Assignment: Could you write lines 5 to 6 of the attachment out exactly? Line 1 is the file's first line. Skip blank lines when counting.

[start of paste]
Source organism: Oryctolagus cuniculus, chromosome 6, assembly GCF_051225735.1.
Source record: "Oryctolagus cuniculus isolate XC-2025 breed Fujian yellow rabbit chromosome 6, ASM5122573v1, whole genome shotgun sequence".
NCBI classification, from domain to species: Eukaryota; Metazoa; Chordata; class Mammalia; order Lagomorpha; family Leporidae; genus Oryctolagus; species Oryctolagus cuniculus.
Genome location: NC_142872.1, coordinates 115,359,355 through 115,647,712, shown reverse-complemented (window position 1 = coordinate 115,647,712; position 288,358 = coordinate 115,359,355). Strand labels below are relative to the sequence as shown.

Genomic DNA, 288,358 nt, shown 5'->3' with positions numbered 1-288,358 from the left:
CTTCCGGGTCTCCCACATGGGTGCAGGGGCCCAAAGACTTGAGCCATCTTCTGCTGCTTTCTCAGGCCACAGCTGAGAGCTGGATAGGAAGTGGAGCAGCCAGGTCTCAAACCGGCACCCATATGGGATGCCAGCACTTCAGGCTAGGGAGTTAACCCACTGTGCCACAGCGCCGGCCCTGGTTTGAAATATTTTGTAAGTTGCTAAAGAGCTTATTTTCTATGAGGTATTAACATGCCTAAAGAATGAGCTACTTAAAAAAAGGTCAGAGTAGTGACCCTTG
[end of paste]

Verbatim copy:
Genomic DNA, 288,358 nt, shown 5'->3' with positions numbered 1-288,358 from the left:
CTTCCGGGTCTCCCACATGGGTGCAGGGGCCCAAAGACTTGAGCCATCTTCTGCTGCTTTCTCAGGCCACAGCTGAGAGCTGGATAGGAAGTGGAGCAGCCAGGTCTCAAACCGGCACCCATATGGGATGCCAGCACTTCAGGCTAGGGAGTTAACCCACTGTGCCACAGCGCCGGCCCTGGTTTGAAATATTTTGTAAGTTGCTAAAGAGCTTATTTTCTATGAGGTATTAACATGCCTAAAGAATGAGCTACTTAAAAAAAGGTCAGAGTAGTGACCCTTG